Friday, June 17, 2011

FBI says Somali Al-Qaeda May Attack Hotels, June 17 2011

Kurt NimmoPrison
Authorities in the United States are warning that al-Qaeda in Somalia plans to launch a Mumbai-style attack on the Ritz Carlton in London.

Information about the attack was allegedly obtained from computer accessories and other materials gathered at the checkpoint in Mogadishu where Fazul Abdullah Mohammed was killed last week.

Mohammed was said to be the leader of al-Qaeda in East Africa. He was under indictment in the United States for his alleged participation in the 1998 United States embassy bombings in Dar es Salaam, Tanzania and Nairobi, Kenya. The attack killed 224 people, including 12 Americans. The U.S. government offered a $5 million reward for information leading to his arrest.

On Thursday, the FBI met with hotel-industry leaders in New York City to brief them on the latest intelligence from Somalia. A similar briefing is set for Friday in Washington, D.C., and other such briefings are expected in other US cities, according to Fox News.

The supposed threat on hotels in London and America comes after it was reported that the Arabic-language Ansar al-Mujahideen internet forum had posted a “hit list” of American executives, officials and companies with connections to the invasion and occupation of Iraq.

DHS spokesman Chris Ortman said in an email to Fox News that the list was not an indication of an imminent attack.

The United States claims al-Qaeda has moved into Algeria, Eritrea, Somalia, Kenya and the Sudan. The Libyan Islamic Fighting Group announced in 2007 that they had joined al-Qaeda. In March, Abdel-Hakim al-Hasidi, the Libyan rebel leader supported by NATO and the U.S., said al-Qaeda members who fought against U.S. troops in Iraq are part of the effort to topple or kill Gaddafi. On June 1, the U.S. said it is concerned weapons from the conflict in Libya will end up in the hands of al-Qaeda in the Islamic

The globalists are in the process of exporting their wars from Afghanistan and Pakistan into Africa. The U.S. Africa Command, which includes all 53 African nations except for Egypt, has explicitly stated that it plans to bring “access to markets in free, fair, and competitive ways,” in other words import the neoliberal agenda at gunpoint to the impoverished continent.

AFRICOM, as the U.S. Africa Command is now known, began operations on October 1, 2008. “The U.S. maintains at least 2,500 troops in Camp Lemonnier in Djibouti and in late 2009 deployed over 100 troops, Reaper unmanned aerial vehicles (drones) equipped for guided bombs and missiles and three P-3 Orion anti-submarine and maritime surveillance aircraft to Seychelles,” Rick Rozoff wrote in January.

Last week the Joint Special Operations Command at the Pentagon and the CIA announced they plan to launch drone attacks in Yemen, across the Aden Sea from the Horn of Africa.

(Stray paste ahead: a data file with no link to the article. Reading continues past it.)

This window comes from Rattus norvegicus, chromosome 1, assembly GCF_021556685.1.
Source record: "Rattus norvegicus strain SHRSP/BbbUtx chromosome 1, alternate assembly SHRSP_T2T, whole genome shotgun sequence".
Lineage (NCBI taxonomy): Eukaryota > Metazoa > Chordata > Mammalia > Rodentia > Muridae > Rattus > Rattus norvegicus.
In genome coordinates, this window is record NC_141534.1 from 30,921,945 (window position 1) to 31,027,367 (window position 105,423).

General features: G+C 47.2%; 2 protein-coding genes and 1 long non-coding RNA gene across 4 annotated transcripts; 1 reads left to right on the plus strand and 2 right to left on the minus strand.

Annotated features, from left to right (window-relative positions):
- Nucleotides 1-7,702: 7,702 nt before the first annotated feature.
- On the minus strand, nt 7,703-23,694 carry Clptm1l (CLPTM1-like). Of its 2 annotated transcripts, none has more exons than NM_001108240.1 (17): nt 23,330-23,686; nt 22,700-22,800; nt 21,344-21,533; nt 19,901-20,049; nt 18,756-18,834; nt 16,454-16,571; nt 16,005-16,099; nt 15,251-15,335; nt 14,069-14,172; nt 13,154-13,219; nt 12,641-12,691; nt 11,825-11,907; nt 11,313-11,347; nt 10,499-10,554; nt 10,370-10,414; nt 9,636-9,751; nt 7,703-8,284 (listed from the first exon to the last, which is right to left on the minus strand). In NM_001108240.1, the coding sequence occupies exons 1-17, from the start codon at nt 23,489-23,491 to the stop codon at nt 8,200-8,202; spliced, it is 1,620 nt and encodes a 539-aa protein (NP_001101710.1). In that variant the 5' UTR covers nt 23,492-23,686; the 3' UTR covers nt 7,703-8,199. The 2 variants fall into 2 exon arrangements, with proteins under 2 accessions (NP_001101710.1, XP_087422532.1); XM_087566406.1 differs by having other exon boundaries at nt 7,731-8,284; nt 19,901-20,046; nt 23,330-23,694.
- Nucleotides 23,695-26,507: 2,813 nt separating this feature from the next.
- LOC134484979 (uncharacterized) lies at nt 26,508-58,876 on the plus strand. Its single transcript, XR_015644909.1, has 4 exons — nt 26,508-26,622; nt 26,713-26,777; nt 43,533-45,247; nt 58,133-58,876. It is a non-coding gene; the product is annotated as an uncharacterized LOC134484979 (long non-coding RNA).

In fact, the U.S. used drones in Yemen prior to this announcement. In May, a drone attack in southern Yemen targeted Anwar al-Awlaki, the American-born cleric who dined at the Pentagon. Yemen’s Defense Ministry confirmed the drone attack killed two al-Qaeda members, identifying them as brothers Musa’id and Abdullah Mubarak al-Daghari.

In addition, the Russian Information Agency Novosti confirmed in December of 2009 that a classified cooperation agreement allowed the U.S. to fly cruise missiles, fighter jets or unmanned armed drones against targets in the country, but it would remain publicly silent on its role in the airstrikes.

The drone attacks, according to national security experts quoted by CBS on Thursday, are “very likely a harbinger of things to come.” CBS underscored the effort to move the war on terror into Africa when it noted that “the United States wants to head off any alliance between Yemen’s extremists and those operating in Somalia across the Gulf of Aden.”

In January of 2010, Rozoff wrote that “the United States and its NATO allies have laid the groundwork for increased naval, air and ground operations in the Horn of Africa and the Gulf of Aden” and has contrived an “Afghanistan-Pakistan-Somalia-Yemen connection” in order to expand its endless war on manufactured terror. “Western governments are sparing no effort to fabricate or exaggerate links between the numerous armed conflicts in the Horn of Africa.”

The death of Fazul Abdullah Mohammed and his supposed trove of intelligence information, including a sensational but extremely unlikely attack on the Ritz Carlton in London, is the latest exaggerated link.
The “duty to inform” the hotel industry in the United States is simply another attempt by the Department of Homeland Security and the anti-terrorism industry – a growth industry during an economic depression – to hype exaggerated threats and also provide a political foundation for expanding military presence and operations into new territory.

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